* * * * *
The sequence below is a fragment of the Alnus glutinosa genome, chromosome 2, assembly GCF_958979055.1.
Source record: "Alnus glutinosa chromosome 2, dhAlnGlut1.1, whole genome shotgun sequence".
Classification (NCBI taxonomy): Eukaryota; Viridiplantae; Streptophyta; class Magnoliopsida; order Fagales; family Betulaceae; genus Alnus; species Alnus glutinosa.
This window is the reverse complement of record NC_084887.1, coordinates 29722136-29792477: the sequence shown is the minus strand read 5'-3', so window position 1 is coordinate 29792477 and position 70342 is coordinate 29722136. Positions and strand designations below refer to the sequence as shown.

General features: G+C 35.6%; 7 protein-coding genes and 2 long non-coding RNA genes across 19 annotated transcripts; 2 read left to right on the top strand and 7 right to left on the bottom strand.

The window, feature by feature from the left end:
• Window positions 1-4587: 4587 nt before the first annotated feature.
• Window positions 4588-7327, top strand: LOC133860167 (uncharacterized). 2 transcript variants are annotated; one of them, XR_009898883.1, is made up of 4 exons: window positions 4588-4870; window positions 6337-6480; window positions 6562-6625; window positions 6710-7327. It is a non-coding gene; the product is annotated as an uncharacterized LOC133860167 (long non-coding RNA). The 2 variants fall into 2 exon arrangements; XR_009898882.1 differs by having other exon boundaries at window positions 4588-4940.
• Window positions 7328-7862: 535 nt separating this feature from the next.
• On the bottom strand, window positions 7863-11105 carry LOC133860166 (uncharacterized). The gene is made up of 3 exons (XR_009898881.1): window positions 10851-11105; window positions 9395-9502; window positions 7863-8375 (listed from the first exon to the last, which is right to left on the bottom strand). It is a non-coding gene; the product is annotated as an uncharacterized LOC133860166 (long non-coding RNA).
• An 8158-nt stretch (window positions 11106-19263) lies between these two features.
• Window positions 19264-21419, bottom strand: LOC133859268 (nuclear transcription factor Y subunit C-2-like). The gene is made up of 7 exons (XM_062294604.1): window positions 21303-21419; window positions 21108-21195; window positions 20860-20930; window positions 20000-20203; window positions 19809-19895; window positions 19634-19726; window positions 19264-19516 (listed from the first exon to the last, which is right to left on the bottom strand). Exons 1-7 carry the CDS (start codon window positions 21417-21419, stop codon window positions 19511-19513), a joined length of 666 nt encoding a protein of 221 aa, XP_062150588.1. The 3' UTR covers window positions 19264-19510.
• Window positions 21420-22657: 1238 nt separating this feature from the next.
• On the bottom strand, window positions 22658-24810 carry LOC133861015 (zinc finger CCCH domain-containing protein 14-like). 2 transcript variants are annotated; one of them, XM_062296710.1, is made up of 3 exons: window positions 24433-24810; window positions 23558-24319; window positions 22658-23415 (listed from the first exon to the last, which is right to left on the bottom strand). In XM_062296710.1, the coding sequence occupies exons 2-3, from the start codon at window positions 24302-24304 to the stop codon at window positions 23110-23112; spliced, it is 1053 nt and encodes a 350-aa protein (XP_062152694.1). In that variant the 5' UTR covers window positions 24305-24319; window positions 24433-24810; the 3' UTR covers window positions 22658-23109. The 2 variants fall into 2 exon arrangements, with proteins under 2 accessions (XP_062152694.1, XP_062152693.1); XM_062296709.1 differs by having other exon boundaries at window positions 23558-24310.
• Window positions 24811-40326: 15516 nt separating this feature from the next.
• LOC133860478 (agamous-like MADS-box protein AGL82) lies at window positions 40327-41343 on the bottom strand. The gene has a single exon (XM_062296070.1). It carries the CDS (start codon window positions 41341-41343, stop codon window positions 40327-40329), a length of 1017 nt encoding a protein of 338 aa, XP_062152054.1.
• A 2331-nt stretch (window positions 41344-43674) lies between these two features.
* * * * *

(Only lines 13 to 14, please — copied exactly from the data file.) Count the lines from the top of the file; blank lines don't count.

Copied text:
• Window positions 21420-22657: 1238 nt separating this feature from the next.
• On the bottom strand, window positions 22658-24810 carry LOC133861015 (zinc finger CCCH domain-containing protein 14-like). 2 transcript variants are annotated; one of them, XM_062296710.1, is made up of 3 exons: window positions 24433-24810; window positions 23558-24319; window positions 22658-23415 (listed from the first exon to the last, which is right to left on the bottom strand). In XM_062296710.1, the coding sequence occupies exons 2-3, from the start codon at window positions 24302-24304 to the stop codon at window positions 23110-23112; spliced, it is 1053 nt and encodes a 350-aa protein (XP_062152694.1). In that variant the 5' UTR covers window positions 24305-24319; window positions 24433-24810; the 3' UTR covers window positions 22658-23109. The 2 variants fall into 2 exon arrangements, with proteins under 2 accessions (XP_062152694.1, XP_062152693.1); XM_062296709.1 differs by having other exon boundaries at window positions 23558-24310.